The number three is an important number to me. Not for any metaphysical reason, but because I juggle, and most people agree that when you can keep three things going in the basic cascade pattern, you have successfully juggled.
I won’t go as far as saying I live my life in threes, but it’s a number I quite like.
Add more than a few things to a to-do list, and you’re more likely to be overwhelmed and not do a single thing you planned to do. Focus on more than a few things at a time, and it’s unlikely any of the the things you’re doing are done well.
It’s pretty simple, really.
Three Things for a New Year
Some years ago, I stumbled upon C.C. Chapman talking about not making new year’s resolutions, but — instead — focusing on three words to live by in the next year. (It’s an idea he got from another person, who probably got it from someone else.)
I quite like it, and it’s something I’ve done that led to sticking with some things that might have been easy to drop behind the excuse of, “I’m so busy with other things…”
This year, though, the three things hanging around in my head are more than single words.
A couple years ago, Publishers Weekly shared some writing tips from William H. Gass. With Gass’ recent passing, it was a good time to revisit some things he said. And while the first bits of advice from the piece seem random, it’s the randomness of three words that have been sticking around in my head this month:
Habits like iron.
2017 was a year some of my habits slid. While I can look back and say I knocked out quite a bit of personal work I’m proud of, day job work and some other things got in the way of usual habits.
Since September, when a laid-off tech writer’s job became my job (on top of my usual job), habits like waking up early slipped. Many good habits slipped, and it’s only been during the last several weeks that they have vaguely returned.
I’m not rushing out to get a tattoo of an anvil with HABITS LIKE IRON written on it, but “Habits like iron,” is a great motto for the next year.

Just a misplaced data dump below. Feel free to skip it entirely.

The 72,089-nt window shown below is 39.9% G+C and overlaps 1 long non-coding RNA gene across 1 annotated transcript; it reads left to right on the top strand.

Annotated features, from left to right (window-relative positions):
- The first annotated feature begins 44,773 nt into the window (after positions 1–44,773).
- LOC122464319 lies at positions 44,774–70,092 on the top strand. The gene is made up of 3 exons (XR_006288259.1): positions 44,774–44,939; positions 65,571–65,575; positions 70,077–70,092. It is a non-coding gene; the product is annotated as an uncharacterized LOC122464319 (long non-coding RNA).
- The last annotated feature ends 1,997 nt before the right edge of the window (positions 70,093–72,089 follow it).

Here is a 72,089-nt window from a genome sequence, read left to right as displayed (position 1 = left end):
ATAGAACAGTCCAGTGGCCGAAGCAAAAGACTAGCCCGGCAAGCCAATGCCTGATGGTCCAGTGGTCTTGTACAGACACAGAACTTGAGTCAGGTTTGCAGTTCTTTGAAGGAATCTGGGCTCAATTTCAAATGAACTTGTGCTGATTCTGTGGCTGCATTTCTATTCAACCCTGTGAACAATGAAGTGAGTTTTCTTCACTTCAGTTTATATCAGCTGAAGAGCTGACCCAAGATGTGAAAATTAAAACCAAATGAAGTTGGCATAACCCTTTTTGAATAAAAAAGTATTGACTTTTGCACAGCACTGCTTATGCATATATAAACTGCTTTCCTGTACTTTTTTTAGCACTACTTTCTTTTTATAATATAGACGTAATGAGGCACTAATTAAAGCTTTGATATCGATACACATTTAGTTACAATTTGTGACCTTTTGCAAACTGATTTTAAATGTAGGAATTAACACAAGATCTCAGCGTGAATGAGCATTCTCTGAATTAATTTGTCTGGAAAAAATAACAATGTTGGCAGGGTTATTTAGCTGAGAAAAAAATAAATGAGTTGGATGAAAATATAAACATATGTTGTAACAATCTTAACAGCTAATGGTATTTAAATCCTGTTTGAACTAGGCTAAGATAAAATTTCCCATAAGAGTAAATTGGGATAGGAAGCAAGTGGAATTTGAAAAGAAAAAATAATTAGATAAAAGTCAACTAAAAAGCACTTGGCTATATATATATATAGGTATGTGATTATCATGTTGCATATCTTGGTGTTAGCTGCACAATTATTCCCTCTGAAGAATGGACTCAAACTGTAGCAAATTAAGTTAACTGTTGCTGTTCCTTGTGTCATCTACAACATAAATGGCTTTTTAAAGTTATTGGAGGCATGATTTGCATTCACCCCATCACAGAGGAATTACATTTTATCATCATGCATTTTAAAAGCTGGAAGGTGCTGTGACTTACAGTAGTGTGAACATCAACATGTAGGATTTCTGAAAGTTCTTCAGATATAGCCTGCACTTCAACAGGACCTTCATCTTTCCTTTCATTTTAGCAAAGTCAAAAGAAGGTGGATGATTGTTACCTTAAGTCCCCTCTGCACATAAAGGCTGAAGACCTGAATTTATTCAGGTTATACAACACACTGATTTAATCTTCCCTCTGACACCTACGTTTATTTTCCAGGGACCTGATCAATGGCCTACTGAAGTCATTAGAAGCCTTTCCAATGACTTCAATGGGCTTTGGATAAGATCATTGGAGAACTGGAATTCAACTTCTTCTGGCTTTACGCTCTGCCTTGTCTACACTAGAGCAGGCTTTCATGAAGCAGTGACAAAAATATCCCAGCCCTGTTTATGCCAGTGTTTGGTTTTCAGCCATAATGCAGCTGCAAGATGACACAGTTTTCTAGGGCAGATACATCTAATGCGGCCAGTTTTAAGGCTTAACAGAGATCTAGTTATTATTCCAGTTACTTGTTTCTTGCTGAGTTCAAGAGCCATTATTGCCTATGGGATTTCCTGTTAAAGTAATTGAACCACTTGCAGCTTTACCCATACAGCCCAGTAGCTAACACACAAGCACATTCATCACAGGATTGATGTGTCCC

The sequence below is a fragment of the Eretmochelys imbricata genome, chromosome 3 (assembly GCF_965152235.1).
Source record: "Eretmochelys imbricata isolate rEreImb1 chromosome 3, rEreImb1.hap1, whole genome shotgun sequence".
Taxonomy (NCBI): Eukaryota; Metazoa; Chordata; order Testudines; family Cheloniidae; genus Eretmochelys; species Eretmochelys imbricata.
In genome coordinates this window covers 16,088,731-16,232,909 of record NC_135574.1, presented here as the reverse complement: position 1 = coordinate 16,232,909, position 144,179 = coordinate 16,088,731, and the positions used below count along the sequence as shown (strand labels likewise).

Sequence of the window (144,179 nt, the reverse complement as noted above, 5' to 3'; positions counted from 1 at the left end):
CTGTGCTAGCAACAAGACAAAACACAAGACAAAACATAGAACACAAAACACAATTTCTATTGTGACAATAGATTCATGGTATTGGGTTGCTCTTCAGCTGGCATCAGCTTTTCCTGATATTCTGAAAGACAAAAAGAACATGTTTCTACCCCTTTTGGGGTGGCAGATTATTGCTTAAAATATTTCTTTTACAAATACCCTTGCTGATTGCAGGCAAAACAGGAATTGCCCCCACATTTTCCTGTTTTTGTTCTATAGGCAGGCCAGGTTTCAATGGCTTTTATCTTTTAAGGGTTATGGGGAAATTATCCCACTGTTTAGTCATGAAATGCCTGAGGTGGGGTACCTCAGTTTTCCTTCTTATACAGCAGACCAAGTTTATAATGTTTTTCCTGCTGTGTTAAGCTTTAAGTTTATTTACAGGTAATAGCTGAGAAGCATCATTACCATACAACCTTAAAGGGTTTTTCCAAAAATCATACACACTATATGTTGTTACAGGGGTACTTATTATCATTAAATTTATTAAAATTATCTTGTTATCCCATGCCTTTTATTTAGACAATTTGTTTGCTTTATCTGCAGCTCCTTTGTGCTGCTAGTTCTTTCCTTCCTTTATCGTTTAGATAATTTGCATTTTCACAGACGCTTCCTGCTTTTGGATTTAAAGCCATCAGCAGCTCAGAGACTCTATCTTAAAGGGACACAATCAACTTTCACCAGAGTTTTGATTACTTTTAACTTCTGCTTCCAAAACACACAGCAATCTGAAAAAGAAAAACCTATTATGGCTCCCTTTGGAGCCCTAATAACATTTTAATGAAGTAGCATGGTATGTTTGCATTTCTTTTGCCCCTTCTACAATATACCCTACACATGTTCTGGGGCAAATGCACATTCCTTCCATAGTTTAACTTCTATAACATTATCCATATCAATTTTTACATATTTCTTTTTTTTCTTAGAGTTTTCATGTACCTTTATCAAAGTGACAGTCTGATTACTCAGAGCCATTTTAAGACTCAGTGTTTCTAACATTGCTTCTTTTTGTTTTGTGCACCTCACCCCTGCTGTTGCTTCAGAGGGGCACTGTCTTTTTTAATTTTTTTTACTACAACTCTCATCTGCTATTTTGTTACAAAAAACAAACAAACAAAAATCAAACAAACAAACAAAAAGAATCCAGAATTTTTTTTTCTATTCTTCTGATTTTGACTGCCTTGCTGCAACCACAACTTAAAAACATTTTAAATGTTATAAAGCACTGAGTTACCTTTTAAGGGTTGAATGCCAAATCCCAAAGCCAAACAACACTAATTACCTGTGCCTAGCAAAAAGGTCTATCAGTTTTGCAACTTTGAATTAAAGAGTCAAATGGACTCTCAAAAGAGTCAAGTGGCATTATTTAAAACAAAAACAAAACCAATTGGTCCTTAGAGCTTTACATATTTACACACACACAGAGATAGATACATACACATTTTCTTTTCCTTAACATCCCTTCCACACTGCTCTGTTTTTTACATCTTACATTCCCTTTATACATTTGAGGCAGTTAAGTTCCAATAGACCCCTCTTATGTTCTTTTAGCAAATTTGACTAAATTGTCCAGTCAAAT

All Hail the Meat Suit
I follow a fair amount of adventurers on Twitter. It’s always a nice reminder that while I’m doing my thing, others are out doing their things and sharing their adventures with others.
One of the people I always love seeing share their adventures is Emily Pennington. I loved this tweet from earlier today:
I saw Hamilton last night and felt the soft tug of my body missing dance and circus arts, a world I am all too familiar with. I love the expansiveness of fully expressing my limbs in every direction. I cannot relax without utterly exhausting my meat suit. #climber #mountaineering pic.twitter.com/c2V16BqCHY
— Emily Pennington (@BrazenBackpack) December 20, 2017
One of the things I told myself I would do in 2017 is successfully juggle 7 things again. Emily talking about circus arts reminded me of that, and what it felt like when juggling was something I did for hours each day.
I choose to do other things with the time I have, so juggling for hours every day is not something I’m willing to do anymore. But…I can definitely juggle more than I currently do, as well as hit more trails and live a bit more by this line:
I cannot relax without utterly exhausting my meat suit.
The Necessary Silence
If you’ve read this blog more than a couple times, it’s no surprise that I adore silence. (Stillness may be a better concept, when I think about it.)
It’s only in silence that I get writing done. I read in silence. It’s not uncommon for my wife and I to walk in silence on our evening strolls (or paddle our canoe in silence). Most of the time, I even drive in silence.
Today I read one of the better things I’ve read all year: an essay about distraction by Steven Heighton. The title would have you believe it’s all about digital distractions vs. creativity, but it’s about so much more. And I’m going to spoil the last two lines of the piece, because if there’s anything I want to carry through 2018, it is this:
Walk away and find enough of the necessary silence now.
The sun is lower in the sky than it looks.